Now what that means is that as parents there is normal parental responsibility as a mum or a dad. I try and explain that in the context of swimming lessons. A really good example – most parents want their children to learn how to swim. I have two kids, and I chose to get them swimming lessons and pay for those lessons. We believe that the responsibility of parents with a child with a disability is the same to pay for the lessons but if the child needs extra support to do the lessons i.e. another person in the pool etc. we will fund that. Does that make sense? Yep.
The support is most appropriately funded or provided through the NDIS i.e. it shouldn’t be better funded through the health, education, justice, child protection or other areas.
The other component is the community. We don’t want programs happening in the community that are separate. We have new groups of people with a disability. We want programs in the community for all with or without a disability. What we’re trying to – a lot of people are coming to us saying I’m going to start this group up for people with a disability.
Well, that’s great but we actually want it for the community. So things like men’s shed, neighbourhood houses. Somebody said they were from a neighbourhood house. They’re the groups we want to work with to strengthen the action and inclusion of people in all activities.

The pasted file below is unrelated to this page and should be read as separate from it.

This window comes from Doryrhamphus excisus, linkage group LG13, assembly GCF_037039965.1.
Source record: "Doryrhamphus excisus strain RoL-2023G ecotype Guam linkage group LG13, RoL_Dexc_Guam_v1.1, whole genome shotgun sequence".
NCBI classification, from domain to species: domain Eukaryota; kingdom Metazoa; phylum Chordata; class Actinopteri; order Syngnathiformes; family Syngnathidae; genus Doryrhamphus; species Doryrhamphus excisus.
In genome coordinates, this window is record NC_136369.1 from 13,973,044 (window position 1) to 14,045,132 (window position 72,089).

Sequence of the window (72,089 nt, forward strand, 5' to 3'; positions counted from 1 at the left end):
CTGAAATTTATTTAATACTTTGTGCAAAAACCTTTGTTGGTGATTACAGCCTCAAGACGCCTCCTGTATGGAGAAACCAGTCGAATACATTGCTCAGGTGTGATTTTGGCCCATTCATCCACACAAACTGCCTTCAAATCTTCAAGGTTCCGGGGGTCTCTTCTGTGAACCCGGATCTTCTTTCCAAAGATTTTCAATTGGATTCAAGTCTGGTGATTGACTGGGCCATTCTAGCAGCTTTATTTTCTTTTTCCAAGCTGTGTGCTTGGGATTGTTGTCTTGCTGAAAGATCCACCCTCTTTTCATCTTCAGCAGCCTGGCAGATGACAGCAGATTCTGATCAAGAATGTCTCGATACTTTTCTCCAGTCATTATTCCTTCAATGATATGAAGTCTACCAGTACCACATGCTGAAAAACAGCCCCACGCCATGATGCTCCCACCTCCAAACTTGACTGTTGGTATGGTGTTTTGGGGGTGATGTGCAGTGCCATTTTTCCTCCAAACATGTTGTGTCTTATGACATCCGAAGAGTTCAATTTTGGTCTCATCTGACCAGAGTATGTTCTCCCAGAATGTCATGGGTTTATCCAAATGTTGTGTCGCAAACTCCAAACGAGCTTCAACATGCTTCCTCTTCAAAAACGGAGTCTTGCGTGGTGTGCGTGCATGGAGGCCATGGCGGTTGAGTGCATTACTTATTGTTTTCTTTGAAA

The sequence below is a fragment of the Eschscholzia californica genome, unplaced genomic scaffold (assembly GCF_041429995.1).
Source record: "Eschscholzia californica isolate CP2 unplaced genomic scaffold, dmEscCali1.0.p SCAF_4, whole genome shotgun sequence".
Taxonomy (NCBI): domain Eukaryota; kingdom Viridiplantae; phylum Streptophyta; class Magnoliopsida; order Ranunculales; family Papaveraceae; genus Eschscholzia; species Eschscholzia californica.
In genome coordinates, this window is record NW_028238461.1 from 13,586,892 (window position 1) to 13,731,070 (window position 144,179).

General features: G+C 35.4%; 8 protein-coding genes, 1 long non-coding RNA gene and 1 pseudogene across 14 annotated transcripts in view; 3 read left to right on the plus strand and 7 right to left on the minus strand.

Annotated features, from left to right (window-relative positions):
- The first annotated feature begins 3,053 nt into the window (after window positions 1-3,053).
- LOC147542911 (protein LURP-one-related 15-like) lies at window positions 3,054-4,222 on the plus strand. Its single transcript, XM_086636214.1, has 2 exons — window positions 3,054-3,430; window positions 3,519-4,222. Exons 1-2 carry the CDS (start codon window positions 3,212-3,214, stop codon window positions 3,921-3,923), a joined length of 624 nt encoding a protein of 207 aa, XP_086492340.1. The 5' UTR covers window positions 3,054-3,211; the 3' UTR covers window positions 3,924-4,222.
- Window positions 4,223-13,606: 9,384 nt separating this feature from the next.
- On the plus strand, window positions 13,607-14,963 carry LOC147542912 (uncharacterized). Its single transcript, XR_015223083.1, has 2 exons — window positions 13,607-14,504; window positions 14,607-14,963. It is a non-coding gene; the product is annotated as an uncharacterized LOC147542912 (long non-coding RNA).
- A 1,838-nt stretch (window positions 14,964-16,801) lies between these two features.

Value for money, this is where it sounds like Government speak. I explain this in my layman’s terms. I try and explain especially in regards to equipment. So any equipment that is deemed necessary to support a person with a disability we will generally ask for an OT assessment. The OT assessment will come back with a recommendation for needs of the individual, being their positioning, their requirements, movement etc. I have discovered – I come from the mental health sector so I have had a massive learning curve in regards to the broader disability sector. But I have discovered there is an incredible array and variety of wheelchairs. So you can get the Mazda or you can get the Rolls Royce.
A lot of people will get recommended through the OT the Mazda version. That will meet their day-to-day versions. But they actually want there is accessories that are not deemed reasonable and necessary. A lot of people have been wanting those accessories. We say we will fund the Mazda but if you want some of the bells and whistles to make it look like a Rolls Royce then you fund the difference. So say you want a red one and we can only fund the black and there is $200 difference for the red wheelchair versus the black then you have to contribute the $200 difference for that extra component.
Look again I suppose in regards to I’m watching your chair going up and down. That would most likely be deemed a reasonable and necessary requirement for mobility, circulation etc. So that’s the Mazda version for you. But what the Mazda version for me is may be different. It’s again you know I really can’t emphasise enough there is no one plan, there is no one piece of equipment. There is no one assessment that is the same for anybody. Each and everyone one of us in this room today is different.
As advocates this is a bit of bread and butter of what we do in terms of supporting people to advocate for what they believe is reasonable and necessary. We find that real examples are helpful. That would be good.